RPG A Day 2017 August 13

RPG A Day, 2017

August Thirteenth (Incredibly Belated)

Prompt: Describe A Game Experience That Changed How You Play

I hate questions like this, because they always make me realize how shallow I am. I am not a being of great epiphanies and world-changing moments. I am never going to write a 5,000 word article for Atlantic or Salon entitled “How Playing a Half-orc Made Me Confront My White Privilege”, or, for that matter, an article for Breitbart entitled “How Can I Be A Racist When I Once Played A Black Character?”

I’ve mostly had decent groups, as decent as one can expect from a hobby that disproportionately attracts social misfits and demands they participate in a social activity. Most of my gaming groups for the past 30 odd (and boy, have they been) years have been of mixed genders, ethnicity, and orientations, so I don’t have a good “When We Added A Woman To Our Group Everything Changed” story. (Esp. since, in my experience, women are every bit as bloodthirsty as men when it comes to gaming… the “women want to roleplay, men want to kill” stereotype is bullshit. But I digress.) Nor do I have any “After The Unfortunate Incident With The Halfling And The Potato Peeler, I Do Not Allow Evil Parties” stories.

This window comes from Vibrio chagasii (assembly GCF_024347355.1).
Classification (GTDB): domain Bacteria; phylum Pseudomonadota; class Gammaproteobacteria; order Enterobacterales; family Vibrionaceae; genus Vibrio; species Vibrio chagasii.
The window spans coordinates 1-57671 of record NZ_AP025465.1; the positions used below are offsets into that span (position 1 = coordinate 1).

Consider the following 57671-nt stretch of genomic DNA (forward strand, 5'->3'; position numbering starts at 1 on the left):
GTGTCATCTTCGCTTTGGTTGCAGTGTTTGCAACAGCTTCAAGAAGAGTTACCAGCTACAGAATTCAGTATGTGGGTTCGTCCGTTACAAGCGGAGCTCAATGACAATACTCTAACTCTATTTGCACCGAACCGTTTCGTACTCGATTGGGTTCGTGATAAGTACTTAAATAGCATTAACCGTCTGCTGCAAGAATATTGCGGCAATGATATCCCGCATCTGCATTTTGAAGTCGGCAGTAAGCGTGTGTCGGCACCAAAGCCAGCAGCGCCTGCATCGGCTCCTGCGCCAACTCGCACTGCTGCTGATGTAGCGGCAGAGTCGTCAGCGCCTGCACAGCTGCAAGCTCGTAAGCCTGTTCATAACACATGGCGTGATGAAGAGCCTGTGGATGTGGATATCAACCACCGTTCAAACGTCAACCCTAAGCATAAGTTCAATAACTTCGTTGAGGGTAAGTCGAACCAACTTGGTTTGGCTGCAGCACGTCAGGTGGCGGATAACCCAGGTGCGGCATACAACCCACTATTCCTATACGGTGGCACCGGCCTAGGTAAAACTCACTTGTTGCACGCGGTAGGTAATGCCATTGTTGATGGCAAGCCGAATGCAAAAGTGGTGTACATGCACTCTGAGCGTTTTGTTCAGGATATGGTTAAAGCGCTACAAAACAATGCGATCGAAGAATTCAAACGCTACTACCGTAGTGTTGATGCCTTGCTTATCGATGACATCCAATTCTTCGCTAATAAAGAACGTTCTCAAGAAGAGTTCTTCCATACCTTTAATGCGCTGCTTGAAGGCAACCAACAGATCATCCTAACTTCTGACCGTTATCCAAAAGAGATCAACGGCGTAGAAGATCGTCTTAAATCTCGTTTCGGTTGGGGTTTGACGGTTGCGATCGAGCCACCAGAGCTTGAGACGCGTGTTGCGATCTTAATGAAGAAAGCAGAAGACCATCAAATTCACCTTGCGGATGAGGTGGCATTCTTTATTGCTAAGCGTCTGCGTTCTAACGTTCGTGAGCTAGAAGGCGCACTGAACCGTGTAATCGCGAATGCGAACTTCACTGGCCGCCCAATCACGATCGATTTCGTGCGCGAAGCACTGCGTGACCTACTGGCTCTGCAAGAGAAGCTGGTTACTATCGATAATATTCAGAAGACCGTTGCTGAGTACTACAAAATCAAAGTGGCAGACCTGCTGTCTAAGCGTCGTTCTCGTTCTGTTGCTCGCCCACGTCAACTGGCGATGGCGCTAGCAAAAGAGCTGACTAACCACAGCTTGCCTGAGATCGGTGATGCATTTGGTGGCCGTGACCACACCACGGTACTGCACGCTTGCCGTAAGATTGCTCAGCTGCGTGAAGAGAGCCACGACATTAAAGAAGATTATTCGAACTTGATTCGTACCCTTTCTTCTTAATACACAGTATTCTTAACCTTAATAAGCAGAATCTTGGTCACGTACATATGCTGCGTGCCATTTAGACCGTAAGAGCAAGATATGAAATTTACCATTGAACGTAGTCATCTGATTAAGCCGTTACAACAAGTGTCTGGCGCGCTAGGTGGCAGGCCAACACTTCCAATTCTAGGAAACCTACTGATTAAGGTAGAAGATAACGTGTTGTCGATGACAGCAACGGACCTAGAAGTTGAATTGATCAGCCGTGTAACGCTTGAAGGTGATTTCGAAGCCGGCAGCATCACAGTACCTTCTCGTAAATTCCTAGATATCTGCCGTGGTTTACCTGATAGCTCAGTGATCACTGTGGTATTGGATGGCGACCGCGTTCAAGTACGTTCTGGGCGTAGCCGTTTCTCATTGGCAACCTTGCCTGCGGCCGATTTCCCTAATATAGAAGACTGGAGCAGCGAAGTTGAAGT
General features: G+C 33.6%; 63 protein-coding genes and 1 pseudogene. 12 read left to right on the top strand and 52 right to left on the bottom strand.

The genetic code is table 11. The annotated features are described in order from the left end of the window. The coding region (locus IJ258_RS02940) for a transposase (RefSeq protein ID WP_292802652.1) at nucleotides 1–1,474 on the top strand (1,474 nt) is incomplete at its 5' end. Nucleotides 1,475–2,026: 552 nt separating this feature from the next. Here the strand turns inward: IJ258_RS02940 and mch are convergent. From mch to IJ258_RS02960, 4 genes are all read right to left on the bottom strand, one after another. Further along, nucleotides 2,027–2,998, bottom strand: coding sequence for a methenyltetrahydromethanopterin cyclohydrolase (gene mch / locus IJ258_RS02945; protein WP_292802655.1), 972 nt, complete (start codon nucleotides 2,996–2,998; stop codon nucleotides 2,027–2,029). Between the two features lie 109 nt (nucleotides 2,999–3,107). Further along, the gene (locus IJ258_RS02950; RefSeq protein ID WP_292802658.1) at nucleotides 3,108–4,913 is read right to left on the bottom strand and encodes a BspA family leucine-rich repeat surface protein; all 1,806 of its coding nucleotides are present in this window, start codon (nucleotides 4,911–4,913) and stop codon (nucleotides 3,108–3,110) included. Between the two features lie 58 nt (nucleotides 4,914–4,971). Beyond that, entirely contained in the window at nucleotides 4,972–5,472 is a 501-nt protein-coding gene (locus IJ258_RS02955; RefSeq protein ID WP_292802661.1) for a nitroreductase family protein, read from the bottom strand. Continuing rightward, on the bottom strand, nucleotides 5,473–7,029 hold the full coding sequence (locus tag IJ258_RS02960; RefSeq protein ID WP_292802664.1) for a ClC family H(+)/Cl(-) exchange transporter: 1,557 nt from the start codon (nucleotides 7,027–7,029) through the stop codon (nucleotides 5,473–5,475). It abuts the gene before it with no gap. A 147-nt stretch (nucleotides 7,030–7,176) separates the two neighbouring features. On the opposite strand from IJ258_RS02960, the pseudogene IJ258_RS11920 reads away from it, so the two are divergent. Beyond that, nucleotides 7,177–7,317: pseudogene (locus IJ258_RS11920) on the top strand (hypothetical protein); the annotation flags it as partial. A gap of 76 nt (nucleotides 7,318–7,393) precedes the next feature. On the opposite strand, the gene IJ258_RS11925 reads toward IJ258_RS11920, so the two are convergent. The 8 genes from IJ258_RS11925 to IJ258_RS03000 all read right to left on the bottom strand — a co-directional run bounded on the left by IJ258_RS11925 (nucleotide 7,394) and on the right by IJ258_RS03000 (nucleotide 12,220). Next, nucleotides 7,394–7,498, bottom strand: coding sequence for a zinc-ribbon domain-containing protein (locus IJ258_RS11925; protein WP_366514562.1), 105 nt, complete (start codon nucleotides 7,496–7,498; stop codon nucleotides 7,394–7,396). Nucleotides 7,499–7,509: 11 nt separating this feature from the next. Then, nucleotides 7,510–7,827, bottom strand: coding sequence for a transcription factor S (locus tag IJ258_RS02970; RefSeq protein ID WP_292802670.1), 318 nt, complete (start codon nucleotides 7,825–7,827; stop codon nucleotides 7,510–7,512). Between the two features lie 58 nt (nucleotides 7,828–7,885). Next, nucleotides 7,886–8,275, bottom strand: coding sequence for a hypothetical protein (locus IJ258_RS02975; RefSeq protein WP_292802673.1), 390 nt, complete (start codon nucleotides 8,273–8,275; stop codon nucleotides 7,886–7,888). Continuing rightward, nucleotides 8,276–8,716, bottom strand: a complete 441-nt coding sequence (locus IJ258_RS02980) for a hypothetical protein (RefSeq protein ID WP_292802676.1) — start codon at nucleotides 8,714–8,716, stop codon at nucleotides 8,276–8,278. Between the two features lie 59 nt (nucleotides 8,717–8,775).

The best I can offer is a number of incidents which helped cement my personal preference (which is mine, subjective and wholly based on my tastes and interests, not a law of the universe or an objective measure of superiority) for robust, well-defined systems over free-form, “rules light” ones. (A game can have simple but still complete rules; BESM 2e and D6 are both simple systems that do not have huge gaps where genre-appropriate actions have no mechanical support.) Spending 4-6 hours in a game with no game – just a constant migraine of trying to second-guess what the GM is going to let you do at any moment, with or without some basically arbitrary die rolling – is not any fun for me. The flip side – trying to run a game for players who think the way to proceed is to constantly avoid the rules – is even worse. (I have termed this Zork Syndrome: The belief that you advance in the adventure by picking up the ham sandwich in room one, then giving it to the walrus in room three, which causes him to roll over happily, showing you the brass candlestick he was sitting on, which you then use to hold the candle from room seven, which you light by giving the dragon in room twelve the sneezing powder you found in room six, which you give to the kobold so he’ll stop blocking the door… as opposed to, you know, hitting the damn kobold with your sword because that’s why you’ve got a sword and why the kobold has hit points and an armor class, dammit!)

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